FDA investigating low levels of peanut residue found in flour.

  • Peanuts are among the “Big 8” allergens covered by the Food Allergen Labeling and Consumer Protection Act of 2004 (FALCPA).  Food companies must declare the presence of major allergens on the labels of food products.  Additionally, as part of good manufacturing practices (GMPs), facilities must take steps to protect food against unintentional cross-contact with allergens.
  • FDA recently issued a safety advisory to consumers, advising them to avoid specific products because of peanut residue that may have been present in the flour used to make these foods.  The flour supplier notified FDA that sampling by a customer found peanut residue in cookies and that subsequent investigation identified soft red winter wheat flour as the source.  Both the supplier and FDA have reported additional samples testing positive for peanut residue since that time.  The supplier ceased manufacturing and distribution of the flour product and conducted a recall, which implicates food processors (since the supplier does not sell directly to consumers).  FDA is actively working with food processors to determine whether their products pose a safety hazard that would trigger a recall.  Of some comfort to the food industry, FDA does not publicize the names of each potentially affected recipient, noting that “it is prohibited by law from releasing publicly certain information about supply chains, such as the names of customers, if it constitutes confidential commercial information.”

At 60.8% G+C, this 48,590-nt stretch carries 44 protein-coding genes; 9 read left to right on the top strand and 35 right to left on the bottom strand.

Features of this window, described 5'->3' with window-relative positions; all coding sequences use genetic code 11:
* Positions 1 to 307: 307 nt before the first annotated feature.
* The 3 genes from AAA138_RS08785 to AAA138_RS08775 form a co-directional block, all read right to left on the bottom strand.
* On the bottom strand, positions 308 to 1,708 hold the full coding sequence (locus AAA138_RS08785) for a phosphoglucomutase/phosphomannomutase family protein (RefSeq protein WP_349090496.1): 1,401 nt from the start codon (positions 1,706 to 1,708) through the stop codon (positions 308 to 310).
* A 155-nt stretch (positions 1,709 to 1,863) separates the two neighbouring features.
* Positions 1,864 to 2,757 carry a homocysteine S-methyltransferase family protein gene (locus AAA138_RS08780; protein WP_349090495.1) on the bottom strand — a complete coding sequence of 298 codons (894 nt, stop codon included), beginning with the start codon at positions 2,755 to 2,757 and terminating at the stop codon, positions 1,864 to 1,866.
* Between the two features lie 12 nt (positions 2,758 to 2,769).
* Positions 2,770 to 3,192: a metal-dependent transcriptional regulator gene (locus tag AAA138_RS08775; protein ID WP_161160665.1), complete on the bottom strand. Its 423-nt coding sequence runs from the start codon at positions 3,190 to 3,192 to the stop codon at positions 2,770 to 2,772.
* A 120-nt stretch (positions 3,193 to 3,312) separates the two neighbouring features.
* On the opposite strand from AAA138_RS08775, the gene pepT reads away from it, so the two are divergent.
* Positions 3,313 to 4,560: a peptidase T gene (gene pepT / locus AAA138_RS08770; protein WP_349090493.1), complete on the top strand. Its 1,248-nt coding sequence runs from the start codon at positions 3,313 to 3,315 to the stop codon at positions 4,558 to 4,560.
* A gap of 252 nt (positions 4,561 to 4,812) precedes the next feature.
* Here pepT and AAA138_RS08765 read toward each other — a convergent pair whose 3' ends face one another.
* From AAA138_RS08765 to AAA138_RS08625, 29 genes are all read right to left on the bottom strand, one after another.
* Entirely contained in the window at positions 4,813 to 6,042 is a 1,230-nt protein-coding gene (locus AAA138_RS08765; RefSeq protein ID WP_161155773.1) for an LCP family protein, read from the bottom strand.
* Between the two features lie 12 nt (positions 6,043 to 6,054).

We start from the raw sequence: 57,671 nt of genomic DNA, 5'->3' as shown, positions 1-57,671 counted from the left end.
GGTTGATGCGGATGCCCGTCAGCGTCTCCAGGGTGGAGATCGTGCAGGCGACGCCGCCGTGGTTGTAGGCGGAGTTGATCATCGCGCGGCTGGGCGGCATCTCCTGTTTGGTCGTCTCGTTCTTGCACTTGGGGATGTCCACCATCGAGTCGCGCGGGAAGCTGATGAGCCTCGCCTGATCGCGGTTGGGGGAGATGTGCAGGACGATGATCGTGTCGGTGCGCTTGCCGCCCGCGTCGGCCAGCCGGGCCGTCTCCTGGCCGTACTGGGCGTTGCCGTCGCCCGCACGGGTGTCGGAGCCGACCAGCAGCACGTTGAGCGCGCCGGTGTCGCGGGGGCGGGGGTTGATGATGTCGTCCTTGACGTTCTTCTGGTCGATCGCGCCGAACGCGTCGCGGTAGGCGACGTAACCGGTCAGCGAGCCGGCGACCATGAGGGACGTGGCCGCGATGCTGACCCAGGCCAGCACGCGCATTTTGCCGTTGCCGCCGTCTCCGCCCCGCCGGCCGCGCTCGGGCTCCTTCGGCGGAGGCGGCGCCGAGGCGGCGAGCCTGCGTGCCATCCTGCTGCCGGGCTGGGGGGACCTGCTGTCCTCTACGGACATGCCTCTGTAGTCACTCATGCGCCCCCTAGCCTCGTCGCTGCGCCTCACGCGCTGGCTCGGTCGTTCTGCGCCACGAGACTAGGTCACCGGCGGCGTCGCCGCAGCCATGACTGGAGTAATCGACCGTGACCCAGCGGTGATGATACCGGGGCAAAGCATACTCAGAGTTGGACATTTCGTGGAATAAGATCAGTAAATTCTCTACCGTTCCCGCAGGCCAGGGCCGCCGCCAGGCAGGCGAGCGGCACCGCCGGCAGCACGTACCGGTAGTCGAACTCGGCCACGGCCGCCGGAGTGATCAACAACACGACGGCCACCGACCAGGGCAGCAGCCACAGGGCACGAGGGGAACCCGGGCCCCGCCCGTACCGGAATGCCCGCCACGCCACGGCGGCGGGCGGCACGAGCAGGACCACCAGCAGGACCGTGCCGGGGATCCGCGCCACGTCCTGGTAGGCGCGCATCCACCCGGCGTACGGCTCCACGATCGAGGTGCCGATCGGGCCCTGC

• It is somewhat unusual, although not unprecedented, for FDA to issue consumer safety advisories in this type of situation.  This case illustrates the way in which a safety problem at a single supplier’s facility can affect multiple processors and finished foods.